A publication of Appalachian Voices


A publication of Appalachian Voices


Trailblazers

Mountain bike trail systems are helping to keep some private lands green in Appalachia

By Eric J. Wallace

Bike riders on a trail in front of a body of water

Young riders enjoy the trails at Massanutten Resort in Virginia, built by the Shenandoah Valley Bicycle Coalition. Photo by Mike Miriello of the Downtown Creative


East Coast mountain bikers have long been at the forefront of advocating for public land protections.

“Trail systems introduce people to awesome new natural areas and, in turn, help create a sense of personal investiture and ownership,” says Kyle Lawrence, the executive director of Shenandoah Valley Bicycle Coalition, a group that installs and retools bike trails. That leads to preservation because, “People want to take care of things that mean something to them.”

While getting trails built on public lands is hard enough, doing so on private property is a whole other can of worms. Factors like less acreage, tricky liability laws and potential changes in ownership make installing significant public trail systems risky. Overcoming such challenges requires innovative approaches.

“You’re working harder and having to be more inventive than situations that involve, say, a state park or municipal government,” says Lawrence. “But that’s not to say the effort isn’t worth it, because it absolutely is.”

Below are three ongoing success stories about mountain bike trails on private property that are affected by partnerships between groups such as county officials, resort managers, bike clubs and real estate developers. Though solutions differed, all share a common goal: to create great mountain biking ride spots that conserve forests and help keep the landscape green.

Morgantown, West Virginia

It was 2015, and veteran Morgantown real estate developer Jason Donahue was reading about West Virginia’s Hatfield-McCoy Trails. Formed by a coalition of nine counties in 2000, the 700-plus-mile system caters to ATVs and spans an array of government- and private-owned properties. It attracts upward of 80,000 visitors a year, and a 2014 study placed economic impacts at around $22 million annually.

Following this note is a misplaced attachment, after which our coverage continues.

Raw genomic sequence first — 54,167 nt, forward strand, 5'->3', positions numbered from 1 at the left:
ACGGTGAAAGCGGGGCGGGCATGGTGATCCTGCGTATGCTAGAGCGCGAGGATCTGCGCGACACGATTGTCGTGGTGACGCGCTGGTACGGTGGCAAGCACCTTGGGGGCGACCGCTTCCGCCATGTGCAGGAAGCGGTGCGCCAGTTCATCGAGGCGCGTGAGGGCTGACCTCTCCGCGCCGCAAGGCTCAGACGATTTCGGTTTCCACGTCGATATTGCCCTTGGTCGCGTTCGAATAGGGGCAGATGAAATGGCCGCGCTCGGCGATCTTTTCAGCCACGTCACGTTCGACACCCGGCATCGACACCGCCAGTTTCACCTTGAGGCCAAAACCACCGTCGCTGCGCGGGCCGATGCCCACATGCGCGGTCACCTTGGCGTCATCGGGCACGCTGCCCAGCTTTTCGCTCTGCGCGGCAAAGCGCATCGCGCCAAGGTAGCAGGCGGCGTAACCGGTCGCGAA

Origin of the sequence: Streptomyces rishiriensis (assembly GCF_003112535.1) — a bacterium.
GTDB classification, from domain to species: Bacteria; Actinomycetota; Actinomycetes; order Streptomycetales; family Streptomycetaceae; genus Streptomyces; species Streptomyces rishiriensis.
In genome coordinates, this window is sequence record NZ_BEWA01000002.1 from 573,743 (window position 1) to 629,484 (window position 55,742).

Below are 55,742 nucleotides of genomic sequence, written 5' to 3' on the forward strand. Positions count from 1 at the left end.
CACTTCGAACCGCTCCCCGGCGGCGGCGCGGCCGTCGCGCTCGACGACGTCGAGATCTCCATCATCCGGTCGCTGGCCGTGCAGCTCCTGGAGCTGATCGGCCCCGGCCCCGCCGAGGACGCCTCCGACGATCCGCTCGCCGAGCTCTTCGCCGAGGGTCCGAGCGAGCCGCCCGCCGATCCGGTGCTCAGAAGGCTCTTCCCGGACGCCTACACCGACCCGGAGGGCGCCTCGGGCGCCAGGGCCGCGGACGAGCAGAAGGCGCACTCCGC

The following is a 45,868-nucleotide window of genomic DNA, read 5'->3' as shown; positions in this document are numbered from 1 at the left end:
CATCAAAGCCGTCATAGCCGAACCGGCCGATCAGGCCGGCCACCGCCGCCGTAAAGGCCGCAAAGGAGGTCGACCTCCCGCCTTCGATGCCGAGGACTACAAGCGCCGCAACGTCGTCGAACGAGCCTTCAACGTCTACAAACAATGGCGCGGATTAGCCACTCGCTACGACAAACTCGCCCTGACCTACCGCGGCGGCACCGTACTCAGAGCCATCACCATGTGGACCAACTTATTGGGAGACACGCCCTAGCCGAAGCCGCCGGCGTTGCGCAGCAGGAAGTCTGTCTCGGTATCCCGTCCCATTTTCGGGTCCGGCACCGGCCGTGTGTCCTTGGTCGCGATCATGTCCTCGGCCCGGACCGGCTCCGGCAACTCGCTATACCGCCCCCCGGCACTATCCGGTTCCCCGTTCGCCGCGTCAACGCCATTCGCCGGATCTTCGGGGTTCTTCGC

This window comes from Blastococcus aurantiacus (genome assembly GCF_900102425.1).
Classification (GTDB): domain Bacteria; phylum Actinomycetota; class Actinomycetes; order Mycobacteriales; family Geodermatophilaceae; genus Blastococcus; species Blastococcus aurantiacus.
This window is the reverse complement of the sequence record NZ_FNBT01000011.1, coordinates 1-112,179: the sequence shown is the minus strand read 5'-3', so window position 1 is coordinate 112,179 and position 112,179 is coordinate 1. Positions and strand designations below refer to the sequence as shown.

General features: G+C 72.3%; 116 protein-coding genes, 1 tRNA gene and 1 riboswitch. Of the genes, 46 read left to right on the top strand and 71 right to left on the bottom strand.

Donahue wondered if something similar could be done for mountain biking. He envisioned a statewide trail system running north to south through the mountains of eastern West Virginia. It would connect towns, state parks, national forests, large tracts of private property and housing and business developments. It would be made up of cross-country single-track and existing rail-to-trail options — and be open to hikers as well. A dozen or more strategically positioned bike parks would ice the cake.

But commercial land-use restrictions and a lack of liability protections for private property owners made it impossible.

“Given the topography of the region, that seemed like a huge oversight,” says Donahue. In Morgantown alone, “we have numerous [mountainside] developments with 10 to 40 acres of steep slopes and hilly areas. My idea was, ‘Why not hire professional trail-builders and install [bike-park-quality trails] in these areas, keep them green and forested, and turn them into beautiful assets?’”

At the time, Donahue was working on a number of multi-use developments around Morgantown that combined shops, restaurants, upscale apartments, townhomes and subdivisions. He hired consultants to assess one for bike trails. They said it could easily support 12 to 15 miles of premium, park-style mountain biking trails.

“Ever since then, I’ve been pushing investment in trails,” says Donahue. “We’ve put some trails in at a couple of different spots, and it’s definitely been a selling point for new businesses and folks looking to lease or buy homes.”

Donahue says the strategy could potentially shift the aesthetics of future development: Green, forest-rich neighborhoods connected to high-quality hiking and biking trails could attract new residents, boost demand for local businesses, create jobs, and provide more outdoor recreation opportunities for current residents.

“No one’s ever done anything like this before,” says Donahue. “The opportunities are vast.”

West Virginia University’s Recreation, Parks and Tourism program has already agreed to help. Director David Smaldone says he hopes to make the system a flagship partnership and allow interns and graduates to gain experience with trail-building and maintenance, ecotourism marketing and more.